The other major question involved in this appeal is whether there was sufficient evidence to sustain the verdict. The verdict necessarily involved a finding that the charge of a general continuing conspiracy was upheld and that the defendants found guilty were involved in it. The first point the appellants make in this connection is that the prosecution's whole case falls to the ground because the person alleged to have been the most important figure in the conspiracy and to whom all the acts of the other defendants headed, was acquitted. This defendant was a former District judge. At the trial the presiding Judge pointed out to the jury that "the heart and core of the indictment in this charge" is that this Judge entered into an understanding with others that he would be influenced in his administration of the law by other considerations than the law and the facts brought before him.8 Nevertheless, the jury, thus apprized of the importance of this one figure in the alleged conspiracy, acquitted him, but convicted others who are said by the defendants to be of lesser importance.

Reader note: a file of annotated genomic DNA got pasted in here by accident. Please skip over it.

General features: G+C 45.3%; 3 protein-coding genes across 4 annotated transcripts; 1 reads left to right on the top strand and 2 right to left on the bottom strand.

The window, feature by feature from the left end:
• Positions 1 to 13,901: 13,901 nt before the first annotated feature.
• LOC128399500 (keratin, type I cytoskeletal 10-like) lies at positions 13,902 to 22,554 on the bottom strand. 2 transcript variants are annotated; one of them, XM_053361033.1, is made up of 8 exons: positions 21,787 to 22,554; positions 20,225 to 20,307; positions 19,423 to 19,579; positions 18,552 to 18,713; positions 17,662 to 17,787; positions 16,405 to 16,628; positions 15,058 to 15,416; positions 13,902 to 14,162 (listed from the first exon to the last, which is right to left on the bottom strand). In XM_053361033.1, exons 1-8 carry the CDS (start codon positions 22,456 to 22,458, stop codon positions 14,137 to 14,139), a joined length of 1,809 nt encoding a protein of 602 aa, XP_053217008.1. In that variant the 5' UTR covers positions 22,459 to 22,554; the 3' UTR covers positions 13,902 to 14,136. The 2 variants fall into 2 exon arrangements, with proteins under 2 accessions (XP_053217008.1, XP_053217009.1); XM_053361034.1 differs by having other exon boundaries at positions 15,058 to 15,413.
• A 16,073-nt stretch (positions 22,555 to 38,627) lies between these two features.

There are two answers to the argument that the fact of this acquittal causes the whole case to collapse. One is that the jury could reasonably have found that persons around the Judge were conspiring to obtain illegal advantages, but that it did not necessarily follow that the Judge, himself, was concerned in the transactions. Cf. Joyce v. United States, 8 Cir., 1946, 153 F.2d 364. Appellants' contention that only court officials are capable of corruptly administering justice and that, therefore, persons cannot be guilty of a conspiracy to procure its corrupt administration unless the court official is corrupt is untenable. Cf. Glasser v. United States, 1942, 315 U.S. 60, 62 S.Ct. 457, 86 L.Ed. 680. The second point is that the action of the jury in convicting some alleged conspirators and acquitting others is not required to be consistent in order to be legal.9 If the defendants had been tried separately and separate juries had convicted some and acquitted others, the argument the defendants make on this point would be deprived of practically all its force. We know that one jury does not have to reach a result consistent with what some other jury has reached. Nor is the same jury required to be consistent in order to be effective. As Judge Learned Hand pointed out: "* * * the appellants have no vested right in the punishment of their fellows, however guilty. * * * we have nothing to do with the rational enmeshing of the two findings; * * * each need only bear its own defects." United States v. Austin-Bagley Corporation, 2 Cir., 1929, 31 F.2d 229, 233, certiorari denied 1929, 279 U.S. 863, 49 S. Ct. 479, 73 L.Ed. 1002. The case as to each one of the convicted defendants, therefore, must stand or fall according to its own strength or weakness, not because of what the jury did to some other defendant.10